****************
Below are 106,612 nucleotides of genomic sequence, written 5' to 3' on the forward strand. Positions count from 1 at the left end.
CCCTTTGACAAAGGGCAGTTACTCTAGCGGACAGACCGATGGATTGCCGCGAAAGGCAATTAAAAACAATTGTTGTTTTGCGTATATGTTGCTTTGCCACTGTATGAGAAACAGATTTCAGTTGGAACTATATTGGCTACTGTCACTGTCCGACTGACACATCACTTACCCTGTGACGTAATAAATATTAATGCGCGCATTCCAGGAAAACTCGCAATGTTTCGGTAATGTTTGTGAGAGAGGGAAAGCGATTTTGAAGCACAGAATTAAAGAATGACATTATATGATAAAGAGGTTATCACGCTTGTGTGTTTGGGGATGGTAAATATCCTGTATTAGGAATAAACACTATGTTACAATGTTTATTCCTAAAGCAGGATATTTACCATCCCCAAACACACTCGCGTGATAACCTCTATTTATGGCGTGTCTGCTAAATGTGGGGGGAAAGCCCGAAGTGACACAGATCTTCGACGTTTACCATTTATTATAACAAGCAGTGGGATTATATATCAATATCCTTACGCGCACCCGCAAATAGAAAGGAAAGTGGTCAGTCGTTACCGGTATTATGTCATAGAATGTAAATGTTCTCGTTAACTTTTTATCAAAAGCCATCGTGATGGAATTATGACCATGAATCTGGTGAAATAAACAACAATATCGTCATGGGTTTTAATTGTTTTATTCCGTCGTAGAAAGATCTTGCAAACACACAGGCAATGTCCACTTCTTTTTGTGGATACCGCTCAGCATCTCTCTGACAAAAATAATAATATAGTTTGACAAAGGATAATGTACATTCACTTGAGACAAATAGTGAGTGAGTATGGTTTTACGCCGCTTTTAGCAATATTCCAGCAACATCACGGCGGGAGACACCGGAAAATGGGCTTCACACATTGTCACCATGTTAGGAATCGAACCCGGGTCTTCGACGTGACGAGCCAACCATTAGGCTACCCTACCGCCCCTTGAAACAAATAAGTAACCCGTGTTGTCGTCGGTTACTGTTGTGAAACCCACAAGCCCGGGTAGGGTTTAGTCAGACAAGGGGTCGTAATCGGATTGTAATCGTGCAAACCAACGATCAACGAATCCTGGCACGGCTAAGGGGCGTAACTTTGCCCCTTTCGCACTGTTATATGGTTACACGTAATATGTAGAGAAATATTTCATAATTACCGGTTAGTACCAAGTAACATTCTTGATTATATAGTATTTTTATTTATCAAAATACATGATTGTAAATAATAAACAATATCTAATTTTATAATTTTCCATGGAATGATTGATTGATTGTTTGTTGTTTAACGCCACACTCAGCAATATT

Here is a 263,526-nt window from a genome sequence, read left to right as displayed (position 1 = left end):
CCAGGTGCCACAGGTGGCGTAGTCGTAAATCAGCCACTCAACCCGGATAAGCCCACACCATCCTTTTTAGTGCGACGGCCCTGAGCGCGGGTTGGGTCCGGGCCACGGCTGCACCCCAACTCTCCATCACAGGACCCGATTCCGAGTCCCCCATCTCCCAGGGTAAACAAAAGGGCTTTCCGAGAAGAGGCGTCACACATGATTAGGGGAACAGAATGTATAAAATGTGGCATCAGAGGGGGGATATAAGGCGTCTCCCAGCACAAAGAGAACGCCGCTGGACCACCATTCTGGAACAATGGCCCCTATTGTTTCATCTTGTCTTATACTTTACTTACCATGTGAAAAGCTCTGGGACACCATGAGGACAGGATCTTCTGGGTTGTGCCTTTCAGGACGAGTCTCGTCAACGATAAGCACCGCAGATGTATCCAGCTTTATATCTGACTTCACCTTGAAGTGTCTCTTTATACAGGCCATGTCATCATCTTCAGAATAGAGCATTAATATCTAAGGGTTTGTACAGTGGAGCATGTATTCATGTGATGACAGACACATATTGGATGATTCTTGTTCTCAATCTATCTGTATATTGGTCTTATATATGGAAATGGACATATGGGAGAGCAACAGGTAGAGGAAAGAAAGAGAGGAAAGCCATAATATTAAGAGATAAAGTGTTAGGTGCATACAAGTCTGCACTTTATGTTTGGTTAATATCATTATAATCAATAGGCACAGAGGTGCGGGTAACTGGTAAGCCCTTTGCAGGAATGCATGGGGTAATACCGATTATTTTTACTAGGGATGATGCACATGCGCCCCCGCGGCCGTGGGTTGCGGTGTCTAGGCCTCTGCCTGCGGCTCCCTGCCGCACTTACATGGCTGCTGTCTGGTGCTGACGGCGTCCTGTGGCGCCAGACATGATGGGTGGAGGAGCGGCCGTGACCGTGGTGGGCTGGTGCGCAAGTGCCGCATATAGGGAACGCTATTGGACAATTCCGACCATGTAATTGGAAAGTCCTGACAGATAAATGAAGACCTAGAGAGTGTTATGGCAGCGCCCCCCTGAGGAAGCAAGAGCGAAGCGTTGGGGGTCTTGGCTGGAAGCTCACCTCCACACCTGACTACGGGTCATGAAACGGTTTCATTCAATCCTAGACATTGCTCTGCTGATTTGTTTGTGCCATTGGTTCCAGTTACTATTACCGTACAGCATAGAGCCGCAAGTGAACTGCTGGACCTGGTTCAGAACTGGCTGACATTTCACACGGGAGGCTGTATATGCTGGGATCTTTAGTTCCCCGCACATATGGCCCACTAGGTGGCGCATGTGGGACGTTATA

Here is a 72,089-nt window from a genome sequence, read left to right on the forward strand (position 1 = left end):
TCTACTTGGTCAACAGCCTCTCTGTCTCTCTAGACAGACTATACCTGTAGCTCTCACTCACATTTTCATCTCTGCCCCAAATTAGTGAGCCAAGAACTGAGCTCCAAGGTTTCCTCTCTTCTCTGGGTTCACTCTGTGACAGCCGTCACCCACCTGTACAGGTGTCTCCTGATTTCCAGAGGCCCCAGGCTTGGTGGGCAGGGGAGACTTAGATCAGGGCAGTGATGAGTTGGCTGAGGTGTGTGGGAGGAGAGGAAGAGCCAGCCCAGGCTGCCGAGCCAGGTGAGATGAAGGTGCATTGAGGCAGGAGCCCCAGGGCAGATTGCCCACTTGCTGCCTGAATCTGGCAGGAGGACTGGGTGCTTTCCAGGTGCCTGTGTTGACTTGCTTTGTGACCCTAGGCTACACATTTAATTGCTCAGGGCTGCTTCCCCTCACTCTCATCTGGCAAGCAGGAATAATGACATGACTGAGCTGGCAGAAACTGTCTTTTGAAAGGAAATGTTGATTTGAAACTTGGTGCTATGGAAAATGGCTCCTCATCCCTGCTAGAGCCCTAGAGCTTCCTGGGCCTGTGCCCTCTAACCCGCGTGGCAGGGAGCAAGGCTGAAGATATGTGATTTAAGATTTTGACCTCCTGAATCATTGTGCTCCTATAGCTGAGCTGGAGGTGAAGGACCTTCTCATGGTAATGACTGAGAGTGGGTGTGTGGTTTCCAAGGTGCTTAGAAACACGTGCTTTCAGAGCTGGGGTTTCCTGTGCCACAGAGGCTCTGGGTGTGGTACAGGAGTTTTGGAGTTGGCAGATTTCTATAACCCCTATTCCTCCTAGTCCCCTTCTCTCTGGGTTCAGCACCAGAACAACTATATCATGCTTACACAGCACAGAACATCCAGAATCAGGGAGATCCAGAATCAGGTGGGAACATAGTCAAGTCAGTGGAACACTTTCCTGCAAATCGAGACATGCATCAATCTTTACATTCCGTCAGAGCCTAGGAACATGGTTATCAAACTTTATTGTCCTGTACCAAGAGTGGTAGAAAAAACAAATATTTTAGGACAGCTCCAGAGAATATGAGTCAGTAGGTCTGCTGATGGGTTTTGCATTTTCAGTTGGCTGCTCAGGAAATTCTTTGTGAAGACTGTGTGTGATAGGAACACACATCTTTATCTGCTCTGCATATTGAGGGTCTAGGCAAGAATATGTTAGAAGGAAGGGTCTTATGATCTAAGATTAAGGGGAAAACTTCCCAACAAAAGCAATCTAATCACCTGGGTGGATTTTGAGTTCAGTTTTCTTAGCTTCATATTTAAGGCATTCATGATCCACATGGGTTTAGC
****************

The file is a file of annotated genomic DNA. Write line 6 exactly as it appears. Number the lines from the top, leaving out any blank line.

TCTACTTGGTCAACAGCCTCTCTGTCTCTCTAGACAGACTATACCTGTAGCTCTCACTCACATTTTCATCTCTGCCCCAAATTAGTGAGCCAAGAACTGAGCTCCAAGGTTTCCTCTCTTCTCTGGGTTCACTCTGTGACAGCCGTCACCCACCTGTACAGGTGTCTCCTGATTTCCAGAGGCCCCAGGCTTGGTGGGCAGGGGAGACTTAGATCAGGGCAGTGATGAGTTGGCTGAGGTGTGTGGGAGGAGAGGAAGAGCCAGCCCAGGCTGCCGAGCCAGGTGAGATGAAGGTGCATTGAGGCAGGAGCCCCAGGGCAGATTGCCCACTTGCTGCCTGAATCTGGCAGGAGGACTGGGTGCTTTCCAGGTGCCTGTGTTGACTTGCTTTGTGACCCTAGGCTACACATTTAATTGCTCAGGGCTGCTTCCCCTCACTCTCATCTGGCAAGCAGGAATAATGACATGACTGAGCTGGCAGAAACTGTCTTTTGAAAGGAAATGTTGATTTGAAACTTGGTGCTATGGAAAATGGCTCCTCATCCCTGCTAGAGCCCTAGAGCTTCCTGGGCCTGTGCCCTCTAACCCGCGTGGCAGGGAGCAAGGCTGAAGATATGTGATTTAAGATTTTGACCTCCTGAATCATTGTGCTCCTATAGCTGAGCTGGAGGTGAAGGACCTTCTCATGGTAATGACTGAGAGTGGGTGTGTGGTTTCCAAGGTGCTTAGAAACACGTGCTTTCAGAGCTGGGGTTTCCTGTGCCACAGAGGCTCTGGGTGTGGTACAGGAGTTTTGGAGTTGGCAGATTTCTATAACCCCTATTCCTCCTAGTCCCCTTCTCTCTGGGTTCAGCACCAGAACAACTATATCATGCTTACACAGCACAGAACATCCAGAATCAGGGAGATCCAGAATCAGGTGGGAACATAGTCAAGTCAGTGGAACACTTTCCTGCAAATCGAGACATGCATCAATCTTTACATTCCGTCAGAGCCTAGGAACATGGTTATCAAACTTTATTGTCCTGTACCAAGAGTGGTAGAAAAAACAAATATTTTAGGACAGCTCCAGAGAATATGAGTCAGTAGGTCTGCTGATGGGTTTTGCATTTTCAGTTGGCTGCTCAGGAAATTCTTTGTGAAGACTGTGTGTGATAGGAACACACATCTTTATCTGCTCTGCATATTGAGGGTCTAGGCAAGAATATGTTAGAAGGAAGGGTCTTATGATCTAAGATTAAGGGGAAAACTTCCCAACAAAAGCAATCTAATCACCTGGGTGGATTTTGAGTTCAGTTTTCTTAGCTTCATATTTAAGGCATTCATGATCCACATGGGTTTAGC